“Compassionate leaders focussed on four behaviours – (1) Attending (Paying attention to staff – ‘listening with fascination,’ (2) Understanding (Shared understanding of what they face, (3) Empathising (Caring for them) and (4) Helping taking intelligent action to serve or help.”
Ms. O’Regan said compassionate leaders focussed on enabling those they led to be effective and thrive in their work. They didn’t have all the answers and didn’t simply tell people what to do, instead they engaged with the people they worked with to find shared solutions to problems.
“For leadership to be compassionate, it must also be inclusive. Compassion blurs the boundaries between self and other, promoting belonging, trust, understanding, mutual support and, by definition, inclusion (West 2021). They develop “feedback” rich cultures and environments. This creates an inclusive, psychologically safe environment.”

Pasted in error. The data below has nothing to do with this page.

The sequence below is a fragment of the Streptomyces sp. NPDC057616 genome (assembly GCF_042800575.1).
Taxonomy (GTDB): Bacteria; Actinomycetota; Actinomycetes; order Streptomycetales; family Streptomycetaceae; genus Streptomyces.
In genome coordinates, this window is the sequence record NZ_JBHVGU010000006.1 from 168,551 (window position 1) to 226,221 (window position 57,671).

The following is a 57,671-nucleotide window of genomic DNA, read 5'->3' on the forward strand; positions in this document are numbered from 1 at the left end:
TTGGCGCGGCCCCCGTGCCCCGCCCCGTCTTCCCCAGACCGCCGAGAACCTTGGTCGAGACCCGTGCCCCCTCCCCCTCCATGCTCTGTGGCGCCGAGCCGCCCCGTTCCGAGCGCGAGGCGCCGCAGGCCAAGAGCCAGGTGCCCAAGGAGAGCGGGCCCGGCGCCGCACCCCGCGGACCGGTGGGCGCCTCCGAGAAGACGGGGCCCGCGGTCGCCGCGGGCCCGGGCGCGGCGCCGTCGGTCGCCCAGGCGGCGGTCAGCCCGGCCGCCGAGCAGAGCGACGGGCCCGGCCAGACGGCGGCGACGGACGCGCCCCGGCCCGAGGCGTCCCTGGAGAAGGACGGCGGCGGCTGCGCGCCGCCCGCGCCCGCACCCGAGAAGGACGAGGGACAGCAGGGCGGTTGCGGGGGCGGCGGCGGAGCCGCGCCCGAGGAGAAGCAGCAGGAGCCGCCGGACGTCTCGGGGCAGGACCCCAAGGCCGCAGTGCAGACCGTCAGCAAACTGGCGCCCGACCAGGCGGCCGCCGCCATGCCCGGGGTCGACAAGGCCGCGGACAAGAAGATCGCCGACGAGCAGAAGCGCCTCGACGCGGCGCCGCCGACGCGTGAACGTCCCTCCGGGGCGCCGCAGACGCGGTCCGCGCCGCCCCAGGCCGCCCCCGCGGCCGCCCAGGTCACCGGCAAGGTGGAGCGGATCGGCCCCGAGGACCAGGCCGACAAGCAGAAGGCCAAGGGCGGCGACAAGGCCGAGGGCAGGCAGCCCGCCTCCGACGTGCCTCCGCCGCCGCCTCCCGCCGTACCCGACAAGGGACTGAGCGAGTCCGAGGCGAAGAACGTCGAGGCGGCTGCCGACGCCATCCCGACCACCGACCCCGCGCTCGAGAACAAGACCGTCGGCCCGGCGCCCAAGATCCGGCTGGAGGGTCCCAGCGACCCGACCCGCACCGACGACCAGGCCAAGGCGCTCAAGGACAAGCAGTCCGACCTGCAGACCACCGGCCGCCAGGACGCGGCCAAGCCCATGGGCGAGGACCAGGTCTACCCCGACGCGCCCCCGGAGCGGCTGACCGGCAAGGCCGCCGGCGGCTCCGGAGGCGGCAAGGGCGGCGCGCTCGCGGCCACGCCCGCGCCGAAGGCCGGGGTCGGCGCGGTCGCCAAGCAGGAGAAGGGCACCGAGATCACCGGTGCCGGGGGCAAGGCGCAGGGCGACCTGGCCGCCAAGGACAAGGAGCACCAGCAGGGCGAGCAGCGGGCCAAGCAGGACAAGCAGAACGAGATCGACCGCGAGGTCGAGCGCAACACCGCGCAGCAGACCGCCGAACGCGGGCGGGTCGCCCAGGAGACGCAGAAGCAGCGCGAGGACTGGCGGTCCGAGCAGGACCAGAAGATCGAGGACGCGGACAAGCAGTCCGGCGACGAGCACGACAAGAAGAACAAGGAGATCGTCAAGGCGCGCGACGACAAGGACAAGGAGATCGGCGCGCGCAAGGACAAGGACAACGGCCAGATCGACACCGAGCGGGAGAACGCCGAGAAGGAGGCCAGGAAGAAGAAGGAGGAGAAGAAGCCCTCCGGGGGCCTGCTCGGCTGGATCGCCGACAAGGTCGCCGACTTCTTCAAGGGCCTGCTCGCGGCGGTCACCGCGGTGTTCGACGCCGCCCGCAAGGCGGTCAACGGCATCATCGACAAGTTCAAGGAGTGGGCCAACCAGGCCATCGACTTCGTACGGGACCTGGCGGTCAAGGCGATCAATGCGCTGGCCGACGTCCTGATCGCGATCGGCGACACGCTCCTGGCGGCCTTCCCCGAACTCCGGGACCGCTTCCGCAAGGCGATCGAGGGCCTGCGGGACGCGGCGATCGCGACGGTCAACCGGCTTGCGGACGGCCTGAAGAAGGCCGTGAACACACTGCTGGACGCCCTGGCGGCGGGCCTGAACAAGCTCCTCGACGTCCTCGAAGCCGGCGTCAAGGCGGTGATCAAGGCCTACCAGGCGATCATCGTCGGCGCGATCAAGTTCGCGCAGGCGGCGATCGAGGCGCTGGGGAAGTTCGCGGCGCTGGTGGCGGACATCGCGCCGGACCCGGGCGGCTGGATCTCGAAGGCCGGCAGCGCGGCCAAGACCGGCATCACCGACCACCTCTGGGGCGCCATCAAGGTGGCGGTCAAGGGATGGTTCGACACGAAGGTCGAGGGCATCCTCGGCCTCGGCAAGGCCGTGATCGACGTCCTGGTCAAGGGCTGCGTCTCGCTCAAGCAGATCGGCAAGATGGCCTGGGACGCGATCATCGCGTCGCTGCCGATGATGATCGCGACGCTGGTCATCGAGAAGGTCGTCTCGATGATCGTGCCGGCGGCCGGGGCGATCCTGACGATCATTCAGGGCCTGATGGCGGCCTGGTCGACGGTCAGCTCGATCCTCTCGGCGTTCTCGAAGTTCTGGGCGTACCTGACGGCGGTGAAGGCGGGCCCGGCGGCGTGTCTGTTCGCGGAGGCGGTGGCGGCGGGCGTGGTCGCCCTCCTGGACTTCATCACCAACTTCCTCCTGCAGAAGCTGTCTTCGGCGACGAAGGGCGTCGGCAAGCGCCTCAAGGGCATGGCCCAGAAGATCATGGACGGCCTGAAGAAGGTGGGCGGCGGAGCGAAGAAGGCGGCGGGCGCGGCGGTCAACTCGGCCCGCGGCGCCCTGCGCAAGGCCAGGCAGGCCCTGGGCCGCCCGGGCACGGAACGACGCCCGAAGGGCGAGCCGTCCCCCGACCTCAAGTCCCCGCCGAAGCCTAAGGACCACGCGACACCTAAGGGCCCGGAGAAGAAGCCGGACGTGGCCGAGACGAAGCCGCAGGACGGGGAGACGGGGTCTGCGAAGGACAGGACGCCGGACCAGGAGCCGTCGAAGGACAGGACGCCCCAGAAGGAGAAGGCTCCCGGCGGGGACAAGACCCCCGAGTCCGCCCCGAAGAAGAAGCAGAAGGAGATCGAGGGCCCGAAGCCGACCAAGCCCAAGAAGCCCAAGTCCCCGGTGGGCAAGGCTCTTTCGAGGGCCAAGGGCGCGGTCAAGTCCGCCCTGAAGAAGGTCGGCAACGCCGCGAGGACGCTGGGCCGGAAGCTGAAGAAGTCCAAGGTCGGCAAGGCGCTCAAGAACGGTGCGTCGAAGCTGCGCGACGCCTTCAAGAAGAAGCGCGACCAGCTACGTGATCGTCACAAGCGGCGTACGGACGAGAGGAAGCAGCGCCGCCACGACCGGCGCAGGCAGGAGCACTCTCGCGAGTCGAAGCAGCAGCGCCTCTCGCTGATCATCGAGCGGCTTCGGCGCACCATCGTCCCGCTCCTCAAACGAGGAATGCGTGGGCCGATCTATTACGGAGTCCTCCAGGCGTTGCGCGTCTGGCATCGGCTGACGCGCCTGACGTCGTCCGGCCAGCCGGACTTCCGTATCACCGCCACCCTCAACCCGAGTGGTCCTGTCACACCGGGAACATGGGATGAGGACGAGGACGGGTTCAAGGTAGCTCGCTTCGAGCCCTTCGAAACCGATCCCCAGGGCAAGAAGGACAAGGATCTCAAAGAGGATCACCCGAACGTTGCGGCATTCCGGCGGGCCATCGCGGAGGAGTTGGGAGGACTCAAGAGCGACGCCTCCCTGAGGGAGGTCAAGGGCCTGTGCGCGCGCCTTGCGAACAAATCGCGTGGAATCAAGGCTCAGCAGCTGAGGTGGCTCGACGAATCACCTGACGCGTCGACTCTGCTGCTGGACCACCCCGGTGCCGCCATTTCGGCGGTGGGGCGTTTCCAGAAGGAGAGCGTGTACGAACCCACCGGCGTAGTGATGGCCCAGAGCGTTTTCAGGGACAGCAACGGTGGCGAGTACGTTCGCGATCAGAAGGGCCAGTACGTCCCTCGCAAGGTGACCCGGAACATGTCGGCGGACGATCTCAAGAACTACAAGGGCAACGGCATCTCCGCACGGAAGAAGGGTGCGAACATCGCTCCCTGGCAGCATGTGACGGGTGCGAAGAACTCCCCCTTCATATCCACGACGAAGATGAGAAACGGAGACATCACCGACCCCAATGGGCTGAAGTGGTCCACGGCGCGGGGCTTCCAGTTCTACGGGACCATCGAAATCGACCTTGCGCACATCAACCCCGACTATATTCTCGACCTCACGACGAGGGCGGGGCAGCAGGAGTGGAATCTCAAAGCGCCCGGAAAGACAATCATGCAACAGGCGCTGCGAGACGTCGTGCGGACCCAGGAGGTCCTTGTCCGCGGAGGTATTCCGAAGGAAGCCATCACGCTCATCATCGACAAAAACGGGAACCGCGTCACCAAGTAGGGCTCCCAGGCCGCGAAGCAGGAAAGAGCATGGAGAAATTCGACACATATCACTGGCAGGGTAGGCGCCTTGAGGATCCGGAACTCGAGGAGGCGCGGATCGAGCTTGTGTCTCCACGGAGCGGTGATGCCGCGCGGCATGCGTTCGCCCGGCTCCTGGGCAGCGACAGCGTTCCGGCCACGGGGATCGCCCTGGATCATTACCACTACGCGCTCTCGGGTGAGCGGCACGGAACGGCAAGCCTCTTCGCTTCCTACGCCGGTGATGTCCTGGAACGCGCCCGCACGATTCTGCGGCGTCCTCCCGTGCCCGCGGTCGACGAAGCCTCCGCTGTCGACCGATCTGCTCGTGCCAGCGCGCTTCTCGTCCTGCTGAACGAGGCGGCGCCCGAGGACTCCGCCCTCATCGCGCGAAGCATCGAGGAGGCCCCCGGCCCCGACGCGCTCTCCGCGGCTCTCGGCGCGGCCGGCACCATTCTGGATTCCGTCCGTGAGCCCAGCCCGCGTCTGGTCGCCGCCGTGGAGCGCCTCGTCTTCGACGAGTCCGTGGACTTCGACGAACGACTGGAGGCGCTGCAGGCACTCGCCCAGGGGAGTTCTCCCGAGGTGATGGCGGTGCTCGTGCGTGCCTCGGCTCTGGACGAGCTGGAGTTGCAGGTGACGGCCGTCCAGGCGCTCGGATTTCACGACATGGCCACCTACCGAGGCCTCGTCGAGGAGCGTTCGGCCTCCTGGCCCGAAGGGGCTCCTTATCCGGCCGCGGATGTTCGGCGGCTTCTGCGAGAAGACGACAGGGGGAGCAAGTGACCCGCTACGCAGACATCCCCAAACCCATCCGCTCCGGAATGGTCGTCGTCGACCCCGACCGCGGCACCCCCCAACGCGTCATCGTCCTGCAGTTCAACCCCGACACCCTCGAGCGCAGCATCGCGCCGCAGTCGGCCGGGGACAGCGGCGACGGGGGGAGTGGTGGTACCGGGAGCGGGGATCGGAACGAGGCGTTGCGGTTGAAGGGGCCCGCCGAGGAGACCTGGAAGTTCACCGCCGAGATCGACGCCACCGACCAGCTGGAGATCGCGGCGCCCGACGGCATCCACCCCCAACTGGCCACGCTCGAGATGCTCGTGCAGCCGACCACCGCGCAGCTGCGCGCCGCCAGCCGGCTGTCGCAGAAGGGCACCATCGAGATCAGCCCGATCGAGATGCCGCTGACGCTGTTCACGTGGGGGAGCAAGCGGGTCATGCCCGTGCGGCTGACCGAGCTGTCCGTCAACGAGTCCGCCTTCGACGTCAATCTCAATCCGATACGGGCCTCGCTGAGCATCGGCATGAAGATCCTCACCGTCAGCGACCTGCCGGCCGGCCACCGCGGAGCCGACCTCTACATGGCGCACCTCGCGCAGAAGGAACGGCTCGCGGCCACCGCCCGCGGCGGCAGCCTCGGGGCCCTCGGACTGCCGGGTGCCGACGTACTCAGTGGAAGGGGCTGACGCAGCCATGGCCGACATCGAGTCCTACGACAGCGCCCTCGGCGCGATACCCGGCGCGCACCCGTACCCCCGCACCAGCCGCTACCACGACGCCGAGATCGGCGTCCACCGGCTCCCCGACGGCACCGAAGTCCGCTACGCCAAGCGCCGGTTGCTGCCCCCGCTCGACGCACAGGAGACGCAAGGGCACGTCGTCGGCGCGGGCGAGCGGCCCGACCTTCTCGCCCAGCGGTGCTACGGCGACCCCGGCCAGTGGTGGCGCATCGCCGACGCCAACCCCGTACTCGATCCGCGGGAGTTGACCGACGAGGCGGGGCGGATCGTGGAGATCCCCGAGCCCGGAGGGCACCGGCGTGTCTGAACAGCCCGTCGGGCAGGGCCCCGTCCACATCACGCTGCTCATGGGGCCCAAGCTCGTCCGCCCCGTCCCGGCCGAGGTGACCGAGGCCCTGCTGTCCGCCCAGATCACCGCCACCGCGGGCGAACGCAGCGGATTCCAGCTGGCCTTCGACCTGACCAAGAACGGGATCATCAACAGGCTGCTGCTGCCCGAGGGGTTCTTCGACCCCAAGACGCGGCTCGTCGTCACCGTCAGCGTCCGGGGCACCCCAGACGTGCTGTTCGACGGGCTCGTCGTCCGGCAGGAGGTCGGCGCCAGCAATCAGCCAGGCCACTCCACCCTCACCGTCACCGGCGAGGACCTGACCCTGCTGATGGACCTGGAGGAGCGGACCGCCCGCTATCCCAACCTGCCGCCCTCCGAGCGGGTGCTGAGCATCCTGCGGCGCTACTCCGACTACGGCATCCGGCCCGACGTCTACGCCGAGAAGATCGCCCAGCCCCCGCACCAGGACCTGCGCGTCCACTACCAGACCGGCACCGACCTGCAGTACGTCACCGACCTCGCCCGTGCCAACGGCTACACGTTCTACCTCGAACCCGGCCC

Ms. O’Regan said psychological safety was vital for high performing teams. There needed to be a ‘shared understanding’ held by members of a team that the team is safe. The main characteristics of this was inclusivity, interpersonal trust and mutual respect. People should feel valued, belonging should be promoted and success celebrated. They should be comfortable being themselves and accept the future was uncertain. They should not fear they might be ridiculed, humiliated, or judged by colleagues.